Auditory Multi-Stability: Idiosyncratic Perceptual Switching Patterns, Executive Functions and Personality Traits.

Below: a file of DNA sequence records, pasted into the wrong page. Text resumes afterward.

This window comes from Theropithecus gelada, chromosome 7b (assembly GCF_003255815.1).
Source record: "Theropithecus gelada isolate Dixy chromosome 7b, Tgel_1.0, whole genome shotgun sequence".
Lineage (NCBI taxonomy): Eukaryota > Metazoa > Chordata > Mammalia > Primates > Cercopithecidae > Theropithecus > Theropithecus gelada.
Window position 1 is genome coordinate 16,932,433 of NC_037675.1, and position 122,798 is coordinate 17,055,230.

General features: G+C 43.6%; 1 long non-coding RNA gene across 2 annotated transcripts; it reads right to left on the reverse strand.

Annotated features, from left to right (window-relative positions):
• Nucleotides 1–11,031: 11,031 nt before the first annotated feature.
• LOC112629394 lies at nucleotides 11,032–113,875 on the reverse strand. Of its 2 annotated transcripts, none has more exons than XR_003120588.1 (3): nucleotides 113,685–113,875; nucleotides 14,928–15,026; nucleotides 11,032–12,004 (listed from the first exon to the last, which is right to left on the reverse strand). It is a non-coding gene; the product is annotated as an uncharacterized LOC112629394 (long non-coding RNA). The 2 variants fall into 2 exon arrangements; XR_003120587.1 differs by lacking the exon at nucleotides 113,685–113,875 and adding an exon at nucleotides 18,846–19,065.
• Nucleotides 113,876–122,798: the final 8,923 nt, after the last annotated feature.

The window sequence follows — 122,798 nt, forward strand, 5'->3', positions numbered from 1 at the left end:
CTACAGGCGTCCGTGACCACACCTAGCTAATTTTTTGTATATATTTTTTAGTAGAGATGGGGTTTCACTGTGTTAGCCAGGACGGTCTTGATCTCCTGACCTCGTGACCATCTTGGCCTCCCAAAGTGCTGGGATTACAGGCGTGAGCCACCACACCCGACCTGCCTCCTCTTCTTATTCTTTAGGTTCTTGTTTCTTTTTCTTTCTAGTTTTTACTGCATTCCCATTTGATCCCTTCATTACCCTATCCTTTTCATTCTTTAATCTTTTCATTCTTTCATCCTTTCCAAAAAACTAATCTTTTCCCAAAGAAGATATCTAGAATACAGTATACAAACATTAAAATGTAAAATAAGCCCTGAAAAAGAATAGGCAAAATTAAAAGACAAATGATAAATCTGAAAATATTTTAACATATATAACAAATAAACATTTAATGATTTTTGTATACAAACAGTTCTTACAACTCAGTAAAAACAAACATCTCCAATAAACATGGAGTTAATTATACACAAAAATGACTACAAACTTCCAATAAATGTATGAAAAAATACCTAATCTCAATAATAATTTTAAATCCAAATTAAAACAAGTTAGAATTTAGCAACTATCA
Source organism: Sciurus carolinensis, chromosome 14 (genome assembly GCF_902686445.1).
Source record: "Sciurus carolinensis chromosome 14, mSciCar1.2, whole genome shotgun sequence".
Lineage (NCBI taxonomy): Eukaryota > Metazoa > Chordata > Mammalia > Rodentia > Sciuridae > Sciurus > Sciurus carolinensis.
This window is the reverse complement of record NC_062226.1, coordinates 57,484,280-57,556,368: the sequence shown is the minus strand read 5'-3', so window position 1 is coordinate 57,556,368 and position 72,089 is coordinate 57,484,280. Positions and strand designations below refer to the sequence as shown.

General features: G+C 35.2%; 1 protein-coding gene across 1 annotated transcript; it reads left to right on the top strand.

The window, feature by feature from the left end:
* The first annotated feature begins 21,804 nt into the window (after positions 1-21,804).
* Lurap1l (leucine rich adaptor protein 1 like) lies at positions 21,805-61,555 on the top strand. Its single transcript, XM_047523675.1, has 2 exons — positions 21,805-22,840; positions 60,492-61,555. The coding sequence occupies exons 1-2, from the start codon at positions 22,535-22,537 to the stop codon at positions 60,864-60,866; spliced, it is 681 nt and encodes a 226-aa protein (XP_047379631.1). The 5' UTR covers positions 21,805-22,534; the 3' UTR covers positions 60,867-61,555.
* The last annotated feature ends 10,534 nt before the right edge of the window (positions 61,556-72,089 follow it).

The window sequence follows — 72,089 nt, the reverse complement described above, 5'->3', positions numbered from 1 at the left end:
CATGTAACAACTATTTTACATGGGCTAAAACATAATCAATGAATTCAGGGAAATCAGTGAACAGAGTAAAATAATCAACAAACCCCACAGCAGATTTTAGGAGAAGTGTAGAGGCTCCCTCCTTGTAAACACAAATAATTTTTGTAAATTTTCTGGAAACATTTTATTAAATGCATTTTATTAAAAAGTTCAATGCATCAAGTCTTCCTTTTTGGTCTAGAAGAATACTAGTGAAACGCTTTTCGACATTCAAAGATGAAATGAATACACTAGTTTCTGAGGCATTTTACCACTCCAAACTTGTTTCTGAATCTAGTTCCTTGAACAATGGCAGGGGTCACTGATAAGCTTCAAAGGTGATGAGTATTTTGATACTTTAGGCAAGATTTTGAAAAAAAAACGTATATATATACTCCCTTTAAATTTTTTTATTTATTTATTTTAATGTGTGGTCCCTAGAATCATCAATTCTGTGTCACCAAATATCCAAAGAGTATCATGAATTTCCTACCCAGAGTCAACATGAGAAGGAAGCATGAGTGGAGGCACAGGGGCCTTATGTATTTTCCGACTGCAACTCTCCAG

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Multi-stability refers to the phenomenon of perception stochastically switching between possible interpretations of an unchanging stimulus. Despite considerable variability, individuals show stable idiosyncratic patterns of switching between alternative perceptions in the auditory streaming paradigm. We explored correlates of the individual switching patterns with executive functions, personality traits, and creativity. The main dimensions on which individual switching patterns differed from each other were identified using multidimensional scaling. Individuals with high scores on the dimension explaining the largest portion of the inter-individual variance switched more often between the alternative perceptions than those with low scores. They also perceived the most unusual interpretation more often, and experienced all perceptual alternatives with a shorter delay from stimulus onset. The ego-resiliency personality trait, which reflects a tendency for adaptive flexibility and experience seeking, was significantly positively related to this dimension. Taking these results together we suggest that this dimension may reflect the individual's tendency for exploring the auditory environment. Executive functions were significantly related to some of the variables describing global properties of the switching patterns, such as the average number of switches. Thus individual patterns of perceptual switching in the auditory streaming paradigm are related to some personality traits and executive functions.
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